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Movies

+ - U.S. Senators Threaten Canada Over Movie Piracy

Submitted by Anonymous Coward
An anonymous reader writes "Michael Geist reports that U.S. Senators Dianne Feinstein and John Corwyn have written an angry letter to Canadian Prime Minister Stephen Harper to complain about alleged Canadian movie piracy. The Senators rehash discredited claims about the extent and impact of camcording, bizzarely taking credit for the elimination of camcording in the U.S. due to their legislation."
Space

+ - Why doesn't lab dark matter behave as it should?

Submitted by
Matthew Sparkes
Matthew Sparkes writes "Experimental results suggest that scientists have succeeded in creating dark matter in a lab. Although this is the stuff that is thought to make up about one-fifth of the mass of the universe, no one has ever managed to see a single particle of it before. But there's something about his team's results that makes no sense. Their dark matter particles — called axions — aren't behaving as they should. They seem to be endowed with a property that means they should have sucked the life out of the sun billions of years ago. Plainly this has not happened, so what is going on?"
Music

+ - Music Downloads Don't Decrease Album Sales

Submitted by DocForbin
DocForbin (1070598) writes "Koleman Strumpf, Koch Professor of Economics at The University of Kansas, and Felix Oberholzer-Gee of Harvard University analyzed millions of music downloads from 2002. Their Conclusion: "Downloads have an effect on sales that is statistically indistinguishable from zero." The findings, initially published in 2004, faced heavy criticism. After re-analyzing the data, Strumpf and Oberholzer-Gee defended their conclusions again in the Feb. 14 issue of the Journal of Political Economy."
Software

+ - Breaking into the C++ programming field

Submitted by
An anonymous reader writes "Does anyone have any advice for breaking into the C++ programming field? I graduated college with a bachelors in CS in 2002, but after being unemployed for a year I took whatever job I could get (SQL Server/Some VB.NET). About a year ago I changed jobs at last, but the only people who looked at me seriously were for SQL Server skills, no one looked at me as a developer at all. Now, deciding that DBA is not really what I want to do, I am unable to even get the time of day for anyone recruiting for Software Engineering jobs. To be honest, I agree that there is a certain skillset I am missing and that is the skills of working on a gigantic project in one of these procedural languages. At my current job database work and development is completely separate, so I can't even touch any source code (mostly in C# anyway). In my previous job there were some web front ends coded in .NET but it was a start up and emphasis was on getting the job done...not proper software engineering. Also, all the .NET code was relatively small. Unfortunately, I cannot find a company to let me start doing real development where I can be introduced to a gigantic project in an imperative (C/C++/Java/C#) language. I would really like to do C++, but even just learning C++ is not enough. Most of the C++ jobs I see also require Java or Java Web Services, or Oracle. As much as I would like to learn all these things, I can't go around learning everything I see in job ads just to get a job, because by the time I do, the next job ad might have something different. Also, at home I just don't have a need for much power, even C++ is usually overkill for the typical home project. I just want to know how I can break into the programming field and without taking a huge paycut (since I have to support a family). Even in my current job as a DBA I am exposed to the software development process, and stored procedures are similar to developing for a procedural language (loops, variables, etc.). So surely somehow my experience must translate into real programming? C++ is my favorite language because of its raw power, but most jobs I see with C++ require 5+ years of work experience with "C/C++", which unfortunately I will never get since no one will hire me to do either."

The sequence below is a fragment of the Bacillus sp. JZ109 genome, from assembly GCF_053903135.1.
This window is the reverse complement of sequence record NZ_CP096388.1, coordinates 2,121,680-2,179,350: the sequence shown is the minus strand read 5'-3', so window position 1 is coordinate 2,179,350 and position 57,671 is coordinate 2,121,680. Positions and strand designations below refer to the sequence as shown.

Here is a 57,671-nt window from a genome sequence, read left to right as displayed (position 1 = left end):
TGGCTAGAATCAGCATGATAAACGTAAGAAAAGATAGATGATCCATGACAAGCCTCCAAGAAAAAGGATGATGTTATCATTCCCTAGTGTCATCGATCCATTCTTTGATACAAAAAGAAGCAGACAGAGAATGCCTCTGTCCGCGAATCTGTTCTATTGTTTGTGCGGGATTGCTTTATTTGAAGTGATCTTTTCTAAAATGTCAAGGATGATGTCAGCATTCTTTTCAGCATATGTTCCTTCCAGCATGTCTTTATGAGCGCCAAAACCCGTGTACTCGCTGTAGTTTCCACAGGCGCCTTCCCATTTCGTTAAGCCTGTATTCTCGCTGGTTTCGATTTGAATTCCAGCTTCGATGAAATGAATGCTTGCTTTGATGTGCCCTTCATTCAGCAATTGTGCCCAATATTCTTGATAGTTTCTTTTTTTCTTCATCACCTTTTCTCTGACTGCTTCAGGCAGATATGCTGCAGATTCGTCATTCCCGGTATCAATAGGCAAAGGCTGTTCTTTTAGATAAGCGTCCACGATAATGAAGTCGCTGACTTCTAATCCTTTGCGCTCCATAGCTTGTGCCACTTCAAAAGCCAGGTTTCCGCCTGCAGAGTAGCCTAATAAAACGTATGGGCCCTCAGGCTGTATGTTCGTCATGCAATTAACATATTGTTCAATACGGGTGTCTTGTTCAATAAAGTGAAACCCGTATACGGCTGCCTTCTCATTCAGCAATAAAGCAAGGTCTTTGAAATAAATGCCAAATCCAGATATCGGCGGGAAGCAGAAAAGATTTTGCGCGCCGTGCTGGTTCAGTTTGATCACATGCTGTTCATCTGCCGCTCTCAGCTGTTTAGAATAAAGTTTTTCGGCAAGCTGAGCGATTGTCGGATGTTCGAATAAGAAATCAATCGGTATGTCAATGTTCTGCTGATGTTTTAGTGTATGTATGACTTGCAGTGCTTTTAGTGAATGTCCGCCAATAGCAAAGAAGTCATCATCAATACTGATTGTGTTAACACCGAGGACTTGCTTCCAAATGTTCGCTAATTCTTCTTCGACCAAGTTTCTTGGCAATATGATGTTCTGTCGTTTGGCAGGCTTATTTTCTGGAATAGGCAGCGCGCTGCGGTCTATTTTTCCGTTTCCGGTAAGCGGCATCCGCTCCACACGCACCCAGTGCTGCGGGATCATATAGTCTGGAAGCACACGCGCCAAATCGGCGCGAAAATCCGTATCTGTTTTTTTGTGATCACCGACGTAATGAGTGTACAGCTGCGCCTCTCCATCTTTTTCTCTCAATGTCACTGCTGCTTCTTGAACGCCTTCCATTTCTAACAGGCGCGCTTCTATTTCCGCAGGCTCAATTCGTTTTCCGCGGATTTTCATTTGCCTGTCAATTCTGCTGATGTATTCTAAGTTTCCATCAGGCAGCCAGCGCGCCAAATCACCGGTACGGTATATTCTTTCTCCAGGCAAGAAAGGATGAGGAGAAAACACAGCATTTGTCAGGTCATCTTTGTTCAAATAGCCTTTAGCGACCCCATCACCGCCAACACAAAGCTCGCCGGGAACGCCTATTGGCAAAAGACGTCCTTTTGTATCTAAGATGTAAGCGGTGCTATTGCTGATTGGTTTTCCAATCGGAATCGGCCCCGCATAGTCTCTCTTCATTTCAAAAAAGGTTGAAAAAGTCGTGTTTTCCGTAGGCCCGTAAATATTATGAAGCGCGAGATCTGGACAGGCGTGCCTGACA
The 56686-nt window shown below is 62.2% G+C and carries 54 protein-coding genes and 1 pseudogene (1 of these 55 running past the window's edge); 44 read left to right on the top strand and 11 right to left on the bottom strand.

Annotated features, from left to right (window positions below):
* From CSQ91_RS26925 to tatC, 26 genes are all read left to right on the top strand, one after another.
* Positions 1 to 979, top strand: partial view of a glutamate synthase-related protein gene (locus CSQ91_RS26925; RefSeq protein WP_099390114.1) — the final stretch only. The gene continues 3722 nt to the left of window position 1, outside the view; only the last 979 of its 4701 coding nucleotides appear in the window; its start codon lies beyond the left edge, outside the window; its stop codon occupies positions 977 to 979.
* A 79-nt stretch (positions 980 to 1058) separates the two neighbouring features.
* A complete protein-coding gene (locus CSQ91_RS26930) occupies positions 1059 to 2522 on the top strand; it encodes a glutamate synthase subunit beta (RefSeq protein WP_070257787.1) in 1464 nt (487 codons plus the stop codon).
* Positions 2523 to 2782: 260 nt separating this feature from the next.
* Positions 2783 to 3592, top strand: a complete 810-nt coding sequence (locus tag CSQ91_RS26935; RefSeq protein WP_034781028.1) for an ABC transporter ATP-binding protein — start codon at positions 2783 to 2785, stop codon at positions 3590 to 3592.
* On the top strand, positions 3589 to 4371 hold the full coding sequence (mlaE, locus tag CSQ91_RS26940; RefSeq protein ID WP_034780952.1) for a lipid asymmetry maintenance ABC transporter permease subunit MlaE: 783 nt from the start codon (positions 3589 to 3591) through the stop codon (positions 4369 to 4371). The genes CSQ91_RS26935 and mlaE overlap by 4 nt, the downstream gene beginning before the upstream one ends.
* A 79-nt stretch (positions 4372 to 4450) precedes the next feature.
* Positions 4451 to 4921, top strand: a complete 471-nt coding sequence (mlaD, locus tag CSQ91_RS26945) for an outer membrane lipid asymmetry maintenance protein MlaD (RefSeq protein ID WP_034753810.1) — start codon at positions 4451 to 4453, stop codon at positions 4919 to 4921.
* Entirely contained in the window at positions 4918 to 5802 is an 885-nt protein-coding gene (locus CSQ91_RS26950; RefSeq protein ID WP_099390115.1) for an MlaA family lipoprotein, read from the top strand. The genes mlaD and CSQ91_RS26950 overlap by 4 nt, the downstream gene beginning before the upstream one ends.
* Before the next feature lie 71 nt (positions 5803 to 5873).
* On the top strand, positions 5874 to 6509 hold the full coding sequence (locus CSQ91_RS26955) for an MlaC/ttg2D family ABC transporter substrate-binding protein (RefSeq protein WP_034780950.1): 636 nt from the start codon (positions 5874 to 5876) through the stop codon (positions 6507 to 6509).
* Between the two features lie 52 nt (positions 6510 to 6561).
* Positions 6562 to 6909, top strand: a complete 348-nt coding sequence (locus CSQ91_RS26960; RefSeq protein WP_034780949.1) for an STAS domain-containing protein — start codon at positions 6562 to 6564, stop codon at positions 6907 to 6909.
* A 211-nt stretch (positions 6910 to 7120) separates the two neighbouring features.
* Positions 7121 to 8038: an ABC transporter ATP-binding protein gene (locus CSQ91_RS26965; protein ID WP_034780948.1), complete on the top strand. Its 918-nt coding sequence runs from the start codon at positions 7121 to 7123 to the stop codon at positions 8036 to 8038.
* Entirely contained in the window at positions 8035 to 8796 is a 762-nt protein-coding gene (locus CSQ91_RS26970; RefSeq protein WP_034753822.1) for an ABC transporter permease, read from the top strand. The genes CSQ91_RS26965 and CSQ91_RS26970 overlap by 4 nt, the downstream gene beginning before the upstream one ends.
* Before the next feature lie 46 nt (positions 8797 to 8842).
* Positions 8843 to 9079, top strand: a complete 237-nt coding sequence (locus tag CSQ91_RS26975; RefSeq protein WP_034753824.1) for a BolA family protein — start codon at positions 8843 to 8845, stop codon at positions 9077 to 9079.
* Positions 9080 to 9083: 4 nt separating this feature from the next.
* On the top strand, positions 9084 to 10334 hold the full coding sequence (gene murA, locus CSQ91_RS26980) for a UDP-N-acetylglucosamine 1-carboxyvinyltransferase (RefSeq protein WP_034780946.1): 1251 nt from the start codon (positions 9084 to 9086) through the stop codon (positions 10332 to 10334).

No hardware designer should be allowed to produce any piece of hardware until three software guys have signed off for it. -- Andy Tanenbaum

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